It’s a basic goal that often isn’t achieved for complex reasons: When your company makes an acquisition, you want to create significant value — but you almost never do. One big reason is because integration usually fails to achieve go-to-market (GTM) goals. Consider what executives said in PwC’s 2020 M&A Integration Survey. Across the board, respondents ranked essential business growth areas as important, yet those goals were rarely completely achieved.
Why is this happening – or rather, not happening? While GTM goals can vary based on industry characteristics and customer personas, many acquiring companies face common challenges:
Any of these challenges can be difficult, especially as company valuations have generally risen in recent years, elevating acquisition prices. Achieving all of these objectives is even more daunting, which explains the overall lack of success revealed in the survey. Only 13% of executives reported very favorable results in capturing revenue synergies, and only 10% reported the same with cost synergies.
What can acquiring companies do? Converting GTM goals to reality requires a strategy that encompasses collaboration, communication, sharing information through cross-functional coordination and GTM leadership with an executable operating vision. Each group within the company has its own goals in an integration, and focusing on those can naturally lead people to stay in their lane. But when you enable teams to go beyond simply streamlining individual operations and widen their perspective to consider the entire organization, you’re more likely to realize synergies while integrating GTM functions.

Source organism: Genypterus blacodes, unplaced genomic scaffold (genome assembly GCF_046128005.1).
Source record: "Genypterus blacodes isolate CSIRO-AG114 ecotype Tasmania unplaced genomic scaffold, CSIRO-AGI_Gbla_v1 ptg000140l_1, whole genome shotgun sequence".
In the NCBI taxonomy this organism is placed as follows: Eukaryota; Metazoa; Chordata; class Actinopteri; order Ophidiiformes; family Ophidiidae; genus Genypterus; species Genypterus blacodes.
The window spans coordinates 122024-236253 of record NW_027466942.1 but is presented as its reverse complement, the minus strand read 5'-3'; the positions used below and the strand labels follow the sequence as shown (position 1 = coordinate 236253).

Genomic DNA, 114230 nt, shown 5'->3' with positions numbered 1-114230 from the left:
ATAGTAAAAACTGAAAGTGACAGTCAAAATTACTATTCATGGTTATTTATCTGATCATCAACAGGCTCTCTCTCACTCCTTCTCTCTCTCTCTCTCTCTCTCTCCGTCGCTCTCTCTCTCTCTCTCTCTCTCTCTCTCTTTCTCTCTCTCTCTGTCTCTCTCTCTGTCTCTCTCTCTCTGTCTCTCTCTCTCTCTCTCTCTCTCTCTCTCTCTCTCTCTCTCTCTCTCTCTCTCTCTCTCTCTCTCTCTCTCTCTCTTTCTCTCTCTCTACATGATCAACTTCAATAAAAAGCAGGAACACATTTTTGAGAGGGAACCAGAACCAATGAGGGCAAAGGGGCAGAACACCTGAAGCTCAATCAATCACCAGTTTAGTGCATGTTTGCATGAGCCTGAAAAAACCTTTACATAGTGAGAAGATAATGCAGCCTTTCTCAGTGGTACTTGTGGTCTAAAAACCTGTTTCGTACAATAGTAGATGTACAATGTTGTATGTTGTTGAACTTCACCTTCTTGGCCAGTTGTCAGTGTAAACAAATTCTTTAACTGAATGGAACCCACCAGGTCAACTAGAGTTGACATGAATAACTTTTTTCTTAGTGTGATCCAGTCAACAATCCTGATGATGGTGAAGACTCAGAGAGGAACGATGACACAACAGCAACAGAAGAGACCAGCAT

If you wait until after a deal closes to start thinking through cross-functional coordination, it will be too late, and protecting and creating value will be a lot less likely. The GTM framework spans the entire deal cycle, with specific actions taken at specific stages. These actions can combine to chart a course for achieving revenue synergies — in which the merged company could generate more sales — and realizing deal value.
Protecting value during integration can put an acquirer in a better position to create lasting value in the long term. That means going beyond cost synergies to pursue revenue synergies that can significantly boost growth potential. Whether it’s deepening penetration with existing customers or winning entirely new customers, consider how four objectives — cross-selling and upselling, pricing and discount improvement, route to market, and net-new customer acquisition — can work together to help drive growth.
None of these objectives can be achieved overnight, and it’s not a matter of months, either. Unlike integrating individual functions, GTM integration is a long-term game in which real value creation usually doesn't happen for at least a year. But when managed well, the investment and effort can pay off. Leaders who take time to understand the above-mentioned elements of GTM integration — and the keys to protecting and creating value — can execute a smoother transition to a truly combined company.
Deals Principal, PwC US
Advisory Principal, PwC US